Reference : Primary energy used in centralized and decentralized ventilation systems measured in ...
Scientific congresses, symposiums and conference proceedings : Paper published in a book
Engineering, computing & technology : Multidisciplinary, general & others
http://hdl.handle.net/10993/22316
Primary energy used in centralized and decentralized ventilation systems measured in field tests in residential buildings
English
Merzkirch, Alexander mailto [University of Luxembourg > Faculty of Science, Technology and Communication (FSTC) > Engineering Research Unit >]
Maas, Stefan mailto [University of Luxembourg > Faculty of Science, Technology and Communication (FSTC) > Engineering Research Unit >]
Scholzen, Frank mailto [University of Luxembourg > Faculty of Science, Technology and Communication (FSTC) > Engineering Research Unit >]
Waldmann, Danièle mailto [University of Luxembourg > Faculty of Science, Technology and Communication (FSTC) > Engineering Research Unit >]
Sep-2015
Proceedings of the 26th AIVC Conference, Effective Ventilation in high performance buildings
197-203
Yes
2-930471-45-x
36th AVIC Confer., 5th Tightvent Conf., 3rd. Venticool Conf., Effective ventilation in high performance buildings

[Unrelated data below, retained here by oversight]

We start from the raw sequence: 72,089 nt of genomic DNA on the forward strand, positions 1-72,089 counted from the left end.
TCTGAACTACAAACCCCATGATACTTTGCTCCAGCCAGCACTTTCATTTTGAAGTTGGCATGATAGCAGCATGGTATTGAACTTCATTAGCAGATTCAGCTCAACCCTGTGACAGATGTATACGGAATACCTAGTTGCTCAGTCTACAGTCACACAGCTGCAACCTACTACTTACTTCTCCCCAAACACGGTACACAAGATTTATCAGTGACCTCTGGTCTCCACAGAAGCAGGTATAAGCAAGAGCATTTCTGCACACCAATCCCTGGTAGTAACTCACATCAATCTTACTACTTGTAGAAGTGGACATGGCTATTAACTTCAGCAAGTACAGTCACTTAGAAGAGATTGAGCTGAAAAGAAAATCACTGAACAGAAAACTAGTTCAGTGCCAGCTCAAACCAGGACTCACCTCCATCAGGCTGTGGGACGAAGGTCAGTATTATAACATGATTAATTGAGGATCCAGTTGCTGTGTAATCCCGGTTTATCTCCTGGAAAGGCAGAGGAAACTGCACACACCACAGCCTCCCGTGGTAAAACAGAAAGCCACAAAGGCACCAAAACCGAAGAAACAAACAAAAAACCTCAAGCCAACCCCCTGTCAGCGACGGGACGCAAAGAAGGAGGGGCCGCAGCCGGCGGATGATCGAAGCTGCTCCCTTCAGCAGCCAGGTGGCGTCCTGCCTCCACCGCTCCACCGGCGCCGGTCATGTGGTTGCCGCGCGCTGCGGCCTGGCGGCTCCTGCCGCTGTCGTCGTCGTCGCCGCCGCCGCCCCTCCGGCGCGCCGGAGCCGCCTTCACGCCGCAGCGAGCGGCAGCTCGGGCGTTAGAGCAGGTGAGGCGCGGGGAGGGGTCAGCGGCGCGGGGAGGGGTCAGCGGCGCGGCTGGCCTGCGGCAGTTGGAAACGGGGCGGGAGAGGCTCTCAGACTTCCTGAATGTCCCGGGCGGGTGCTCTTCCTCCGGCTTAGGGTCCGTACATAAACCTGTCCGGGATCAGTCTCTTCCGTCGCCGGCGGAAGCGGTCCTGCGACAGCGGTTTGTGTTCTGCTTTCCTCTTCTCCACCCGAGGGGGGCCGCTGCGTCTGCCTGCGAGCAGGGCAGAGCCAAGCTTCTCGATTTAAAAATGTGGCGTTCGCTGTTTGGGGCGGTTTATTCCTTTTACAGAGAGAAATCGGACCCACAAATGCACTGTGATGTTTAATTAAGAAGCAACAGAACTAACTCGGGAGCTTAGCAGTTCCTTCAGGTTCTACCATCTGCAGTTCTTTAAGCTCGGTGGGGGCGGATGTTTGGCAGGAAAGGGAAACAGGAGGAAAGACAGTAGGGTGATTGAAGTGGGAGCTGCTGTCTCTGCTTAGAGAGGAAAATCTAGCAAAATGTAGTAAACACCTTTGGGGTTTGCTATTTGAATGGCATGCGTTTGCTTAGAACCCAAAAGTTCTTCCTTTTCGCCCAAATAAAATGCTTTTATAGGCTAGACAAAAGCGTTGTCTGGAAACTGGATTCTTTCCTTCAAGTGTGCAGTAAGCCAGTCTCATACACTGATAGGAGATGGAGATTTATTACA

23-09-2015 to 24-09-2015
Madrid Spain
[en] Primary Energy ; Residential Ventilation ; Decentralized
[en] Ventilation systems can save heat energy by using heat recovery, but consume electrical energy to power the fans. In practice, the energy efficiency of those systems can be lower than expected, when compared to the nominal values provided by the manufacturer. In this paper, results of a comprehensive field tests with 20 centralized and 60 decentralized ventilation systems for residential buildings and the calculation of the primary energy savings of those devices are presented. Factors like volume flow unbalances, shortcuts, temperature change rates and specific fan power have been addressed by tracer gas technology and other means and been used as input factors to calculate the primary energy balance of those devices. Every system showed positive primary energy savings. The mean value for centralized systems was 2.92 Wh/m3 with a high standard deviation of 2.23 Wh/m3, while the decentralized systems showed higher savings of around 4.75 Wh/m3 with a standard deviation of 0.01 to 0.15 Wh/m3. In general, the calculated savings in field tests were significantly lower compared to the case of using nominal values as input parameters.
Université du Luxembourg
Fonds National de la Recherche - FnR
Professionals ; Students
http://hdl.handle.net/10993/22316

File(s) associated to this reference

Fulltext file(s):

FileCommentaryVersionSizeAccess
Open access
Paper_Merzkirch_AIVCMadrid2015.pdfAuthor preprint350.65 kBView/Open

Bookmark and Share SFX Query

All documents in ORBilu are protected by a user license.